Grumman WF/ E-1 Tracer

The Grumman WF/ E-1 Tracer was an airborne early warning aircraft based on the S-2 Tracker and operated on US aircraft carriers from 1960 until it was replaced by the E-2 Hawkeye in 1976.

The S-2 Tracker was a four seat twin engine anti-submarine warfare aircraft that had replaced the previous system which used separate hunter and killer aircraft operating in pairs. Its high wing design meant that there was plenty of uninterrupted space in the fuselage, and this made it suitable for conversion into a carrier borne airborne early warning aircraft.

USS Kearsarge (CV-33) off Hawaii, 1966 USS Kearsarge (CV-33) off Hawaii, 1966

Work on the new aircraft began in 1954. This first design was based on the S-2A, and designated as the XWF-1. However this design was soon replaced by the WF-2, which was based on the Grumman TF/ C-1 Trader, a light transport version of the S-2A, with a larger fuselage and space for nine passengers.

The prototype made its maiden flight on 17 December 1956, as the XTF-1W (Grumman G-117). This aircraft was a C-1A modified to carry a 20ft by 30ft dish type radome mounted above the fuselage. It was also give a new tail with twin fins and rudders, replacing the tall single fin and rudder on the Tracker and Trader. The fuselage was 18in longer than on the TF-1. The overhead wing folding system of the S2F/ S-2 and TF/ C-1 could no longer be used because of the radome, so a new system was produced which saw the outer panels rotate then fold backwards towards the tail. A tail wheel had to be added to help move the Tracer around the flight deck when the wings were folded as they made it tail heavy.

The prototype was followed by 88 production aircraft. These used the larger fuselage of the C-1A Trader, the twin tail and the 20ft by 30ft radome and carried Hazeltine APS-82 radar.

The first production aircraft was delivered in February 1958. However it didn’t enter fleet service until 1960, when it entered service with the Atlantic Fleet, replacing the Douglas AD-5W/ A-1G Skyraider. The aircraft served with Navy Squadrons VAW-11 and VAW-12, which provided detachments for ships of the Atlantic and Pacific Fleets. Normally four aircraft would be allocated to each carrier.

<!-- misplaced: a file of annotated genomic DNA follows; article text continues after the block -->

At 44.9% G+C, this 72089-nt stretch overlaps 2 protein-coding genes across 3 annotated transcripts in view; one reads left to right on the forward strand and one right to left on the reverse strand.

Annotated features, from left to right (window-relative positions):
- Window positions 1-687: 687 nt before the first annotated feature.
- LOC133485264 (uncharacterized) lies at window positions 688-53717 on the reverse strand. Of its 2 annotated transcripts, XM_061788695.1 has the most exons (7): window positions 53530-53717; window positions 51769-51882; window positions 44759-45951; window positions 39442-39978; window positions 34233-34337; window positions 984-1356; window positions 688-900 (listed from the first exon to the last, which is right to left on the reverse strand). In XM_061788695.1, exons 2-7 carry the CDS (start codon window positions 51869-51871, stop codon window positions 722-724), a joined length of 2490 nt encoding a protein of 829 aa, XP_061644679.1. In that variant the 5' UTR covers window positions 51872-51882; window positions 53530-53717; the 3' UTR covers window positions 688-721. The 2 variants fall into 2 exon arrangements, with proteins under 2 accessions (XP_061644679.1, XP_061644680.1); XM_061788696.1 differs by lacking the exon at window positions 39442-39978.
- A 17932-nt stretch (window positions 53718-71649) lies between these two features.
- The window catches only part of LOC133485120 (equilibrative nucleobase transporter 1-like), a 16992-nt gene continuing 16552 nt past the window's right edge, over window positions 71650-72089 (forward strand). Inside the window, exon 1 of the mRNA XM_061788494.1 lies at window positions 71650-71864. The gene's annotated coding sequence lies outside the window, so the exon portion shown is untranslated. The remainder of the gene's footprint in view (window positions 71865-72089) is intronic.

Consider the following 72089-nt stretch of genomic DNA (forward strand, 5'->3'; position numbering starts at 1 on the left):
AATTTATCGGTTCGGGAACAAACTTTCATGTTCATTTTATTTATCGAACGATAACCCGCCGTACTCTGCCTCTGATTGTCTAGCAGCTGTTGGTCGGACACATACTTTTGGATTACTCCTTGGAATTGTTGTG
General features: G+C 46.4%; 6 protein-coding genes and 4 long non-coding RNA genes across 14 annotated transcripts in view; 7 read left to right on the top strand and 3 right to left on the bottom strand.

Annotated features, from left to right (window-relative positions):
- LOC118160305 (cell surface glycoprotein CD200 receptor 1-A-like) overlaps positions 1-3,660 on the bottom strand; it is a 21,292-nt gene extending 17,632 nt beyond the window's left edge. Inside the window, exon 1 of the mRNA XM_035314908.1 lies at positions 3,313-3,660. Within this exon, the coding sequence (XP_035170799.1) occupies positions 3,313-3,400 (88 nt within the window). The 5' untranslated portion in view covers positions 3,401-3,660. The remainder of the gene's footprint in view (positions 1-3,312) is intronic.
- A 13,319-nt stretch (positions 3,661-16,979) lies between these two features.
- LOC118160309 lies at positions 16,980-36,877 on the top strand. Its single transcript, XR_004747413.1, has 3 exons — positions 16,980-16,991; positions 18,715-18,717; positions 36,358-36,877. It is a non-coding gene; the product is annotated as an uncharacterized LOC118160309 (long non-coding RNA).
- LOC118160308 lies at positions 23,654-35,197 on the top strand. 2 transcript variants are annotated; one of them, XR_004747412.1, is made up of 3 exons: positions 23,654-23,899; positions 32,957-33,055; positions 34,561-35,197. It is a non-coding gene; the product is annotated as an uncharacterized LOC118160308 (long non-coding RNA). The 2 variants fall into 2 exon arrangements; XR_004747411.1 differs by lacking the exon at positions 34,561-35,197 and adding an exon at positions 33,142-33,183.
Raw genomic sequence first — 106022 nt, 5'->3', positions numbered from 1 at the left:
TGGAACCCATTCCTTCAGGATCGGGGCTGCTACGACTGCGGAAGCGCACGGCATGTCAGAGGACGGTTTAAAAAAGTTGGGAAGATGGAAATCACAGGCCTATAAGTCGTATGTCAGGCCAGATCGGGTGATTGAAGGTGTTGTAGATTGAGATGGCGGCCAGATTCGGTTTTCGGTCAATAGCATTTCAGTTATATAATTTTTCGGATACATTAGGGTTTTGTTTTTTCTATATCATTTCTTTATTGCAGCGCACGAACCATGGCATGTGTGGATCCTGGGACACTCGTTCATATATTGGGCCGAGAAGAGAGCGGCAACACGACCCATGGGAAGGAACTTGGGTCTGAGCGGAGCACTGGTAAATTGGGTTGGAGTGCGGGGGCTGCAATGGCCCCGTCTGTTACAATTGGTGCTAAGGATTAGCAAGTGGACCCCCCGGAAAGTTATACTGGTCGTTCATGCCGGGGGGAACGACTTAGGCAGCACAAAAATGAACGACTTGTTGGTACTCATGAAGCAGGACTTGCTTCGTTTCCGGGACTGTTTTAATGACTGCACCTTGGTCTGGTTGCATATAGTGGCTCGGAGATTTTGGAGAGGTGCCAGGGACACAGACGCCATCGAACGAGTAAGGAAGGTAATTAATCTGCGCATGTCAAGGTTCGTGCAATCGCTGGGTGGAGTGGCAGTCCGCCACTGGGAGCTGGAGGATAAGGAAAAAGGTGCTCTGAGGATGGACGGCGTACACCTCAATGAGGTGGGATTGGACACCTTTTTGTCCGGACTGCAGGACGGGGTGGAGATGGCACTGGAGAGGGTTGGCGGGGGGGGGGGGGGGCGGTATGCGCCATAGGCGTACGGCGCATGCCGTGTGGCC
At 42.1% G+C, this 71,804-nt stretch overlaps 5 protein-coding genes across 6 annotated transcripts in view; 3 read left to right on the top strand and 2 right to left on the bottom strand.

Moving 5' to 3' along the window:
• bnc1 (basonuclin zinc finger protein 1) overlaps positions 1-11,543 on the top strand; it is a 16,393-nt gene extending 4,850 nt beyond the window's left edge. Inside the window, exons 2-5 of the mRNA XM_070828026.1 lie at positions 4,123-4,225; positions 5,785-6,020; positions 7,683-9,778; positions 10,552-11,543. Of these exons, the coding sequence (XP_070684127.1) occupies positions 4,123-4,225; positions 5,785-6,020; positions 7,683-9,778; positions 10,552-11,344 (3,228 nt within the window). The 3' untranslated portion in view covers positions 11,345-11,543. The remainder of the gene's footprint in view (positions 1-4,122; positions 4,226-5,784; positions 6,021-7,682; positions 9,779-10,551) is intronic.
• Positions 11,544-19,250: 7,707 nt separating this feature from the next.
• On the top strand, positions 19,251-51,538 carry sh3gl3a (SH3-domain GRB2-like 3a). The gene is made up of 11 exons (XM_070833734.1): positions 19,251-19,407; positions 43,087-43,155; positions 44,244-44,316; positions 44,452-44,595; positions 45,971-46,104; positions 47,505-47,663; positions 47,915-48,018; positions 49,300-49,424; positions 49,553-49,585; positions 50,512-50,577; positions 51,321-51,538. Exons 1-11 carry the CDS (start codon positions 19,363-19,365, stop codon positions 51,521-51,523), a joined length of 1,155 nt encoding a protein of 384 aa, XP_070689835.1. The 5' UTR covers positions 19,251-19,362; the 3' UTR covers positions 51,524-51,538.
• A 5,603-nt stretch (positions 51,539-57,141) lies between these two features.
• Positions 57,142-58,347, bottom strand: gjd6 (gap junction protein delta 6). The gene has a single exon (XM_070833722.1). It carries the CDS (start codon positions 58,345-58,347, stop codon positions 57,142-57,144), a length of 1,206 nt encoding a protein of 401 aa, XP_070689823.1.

In 1962 the WF-2 became the E-1B.

This aircraft served with the US Fleet until it began to be replaced by the E-2 Hawkeye in 1964. It saw service during the early part of the Vietnam War and was used both to control combat air patrols over the US fleet and to control attacks on North Vietnam, warning the attacking aircraft of any approaching MiGs.

By May 1973 only four were still in service, and the last aircraft were retired in 1976.

Engine: Two Wright R-1820-82WAs
Power: 1,525hp each
Crew: 4 – pilot, co-pilot/ tactical director, 2 radar operators
Span: 72ft 7in
Length: 45ft 4in
Height: 16ft 10in
Empty weight: 20,638lb
Gross weight: 26,600lb
Max speed: 227mph at 4,000ft
Cruising speed: 163mph at 10,500ft
Climb Rate: 1,120ft/ min
Service ceiling: 15,800ft
Range: 1,000 miles
Bomb load: up to 4,810lb: One depth charge or two torpedoes in weapons bay, six pylons under wing for depth bombs, torpedoes or rockets. Up to 32 sono-buoys in nacelles

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How to cite this article: Rickard, J (17 April 2023), Grumman WF/ E-1 Tracer ,

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